Thu, 03/29/2018 - 22:50
In the wake of the Cambridge Analytica scandal, news articles and commentators have focused on what Facebook knows about us. A lot, it turns out. It collects data from our posts, our likes, our photos, things we type and delete without posting, and things we do while not on Facebook and even when we're offline. It buys data about us... Bruce Schneier
Categories: Security

Another Branch Prediction Attack

Thu, 03/29/2018 - 13:23
When Spectre and Meltdown were first announced earlier this year, pretty much everyone predicted that there would be many more attacks targeting branch prediction in microprocessors. Here's another one: In the new attack, an attacker primes the PHT and running branch instructions so that the PHT will always assume a particular branch is taken or not taken. The victim code... Bruce Schneier
Categories: Security

Breaking the Anonymity in the Cryptocurrency Monero

Wed, 03/28/2018 - 21:25
Researchers have exploited a flaw in the cryptocurrency Monero to break the anonymity of transactions. Research paper. BoingBoing post.... Bruce Schneier
Categories: Security

Tracing Stolen Bitcoin

Wed, 03/28/2018 - 13:30
Ross Anderson has a really interesting paper on tracing stolen bitcoin. From a blog post: Previous attempts to track tainted coins had used either the "poison" or the "haircut" method. Suppose I open a new address and pay into it three stolen bitcoin followed by seven freshly-mined ones. Then under poison, the output is ten stolen bitcoin, while under haircut... Bruce Schneier
Categories: Security

Fooling Face Recognition with Infrared Light

Tue, 03/27/2018 - 16:35
Yet another development in the arms race between facial recognition systems and facial-recognition-system foolers. BoingBoing post.... Bruce Schneier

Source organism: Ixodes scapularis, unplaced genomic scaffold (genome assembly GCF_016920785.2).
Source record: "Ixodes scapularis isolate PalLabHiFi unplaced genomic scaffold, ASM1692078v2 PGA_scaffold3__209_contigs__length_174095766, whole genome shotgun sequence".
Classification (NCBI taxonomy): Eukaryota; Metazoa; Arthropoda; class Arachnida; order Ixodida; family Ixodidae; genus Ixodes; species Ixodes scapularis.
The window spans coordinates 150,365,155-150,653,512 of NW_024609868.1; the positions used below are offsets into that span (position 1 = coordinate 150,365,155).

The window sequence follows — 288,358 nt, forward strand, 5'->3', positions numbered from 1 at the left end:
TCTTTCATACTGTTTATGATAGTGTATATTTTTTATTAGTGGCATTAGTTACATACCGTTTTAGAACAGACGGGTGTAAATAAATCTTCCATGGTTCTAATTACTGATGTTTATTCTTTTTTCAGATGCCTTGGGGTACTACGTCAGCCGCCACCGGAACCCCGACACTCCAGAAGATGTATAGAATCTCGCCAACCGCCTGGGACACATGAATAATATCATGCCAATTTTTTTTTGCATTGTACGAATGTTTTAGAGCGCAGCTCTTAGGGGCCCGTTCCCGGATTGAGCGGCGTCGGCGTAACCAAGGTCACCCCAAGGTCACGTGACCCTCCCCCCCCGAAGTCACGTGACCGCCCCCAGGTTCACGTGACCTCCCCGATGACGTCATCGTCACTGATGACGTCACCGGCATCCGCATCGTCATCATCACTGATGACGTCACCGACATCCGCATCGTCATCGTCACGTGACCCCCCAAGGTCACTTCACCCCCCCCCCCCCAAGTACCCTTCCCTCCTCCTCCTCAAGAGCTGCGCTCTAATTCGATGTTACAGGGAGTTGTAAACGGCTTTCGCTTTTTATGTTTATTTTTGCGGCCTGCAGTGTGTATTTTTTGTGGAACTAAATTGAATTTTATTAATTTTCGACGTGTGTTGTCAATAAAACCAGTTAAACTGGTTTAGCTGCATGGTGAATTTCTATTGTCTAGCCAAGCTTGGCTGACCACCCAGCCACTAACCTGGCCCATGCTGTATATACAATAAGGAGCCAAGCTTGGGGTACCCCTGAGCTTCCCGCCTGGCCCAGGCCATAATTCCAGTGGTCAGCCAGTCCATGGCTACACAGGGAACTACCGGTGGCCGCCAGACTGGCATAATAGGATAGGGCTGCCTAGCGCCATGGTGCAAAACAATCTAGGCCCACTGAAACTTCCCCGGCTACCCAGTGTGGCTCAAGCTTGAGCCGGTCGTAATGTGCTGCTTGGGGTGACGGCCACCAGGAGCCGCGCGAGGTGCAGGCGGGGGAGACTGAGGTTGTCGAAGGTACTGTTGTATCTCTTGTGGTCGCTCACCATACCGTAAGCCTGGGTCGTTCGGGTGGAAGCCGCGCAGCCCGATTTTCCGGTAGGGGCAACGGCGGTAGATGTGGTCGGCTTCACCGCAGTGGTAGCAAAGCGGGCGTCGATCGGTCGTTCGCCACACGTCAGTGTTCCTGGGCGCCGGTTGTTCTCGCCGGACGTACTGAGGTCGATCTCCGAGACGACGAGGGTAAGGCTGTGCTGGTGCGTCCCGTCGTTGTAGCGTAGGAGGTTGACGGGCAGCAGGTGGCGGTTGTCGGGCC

Categories: Security

Adding Backdoors at the Chip Level

Mon, 03/26/2018 - 16:26
Interesting research into undetectably adding backdoors into computer chips during manufacture: "Stealthy dopant-level hardware Trojans: extended version," also available here: Abstract: In recent years, hardware Trojans have drawn the attention of governments and industry as well as the scientific community. One of the main concerns is that integrated circuits, e.g., for military or critical-infrastructure applications, could be maliciously manipulated during... Bruce Schneier
Categories: Security

Friday Squid Blogging: Giant Squid Stealing Food from Each Other

Fri, 03/23/2018 - 23:06
An interesting hunting strategy: Off of northern Spain, giant squid often feed on schools of fish called blue whiting. The schools swim 400 meters or less below the surface, while the squid prefer to hang out around a mile deep. The squid must ascend to hunt, probably seizing fish from below with their tentacles, then descend again. In this scenario,... Bruce Schneier
Categories: Security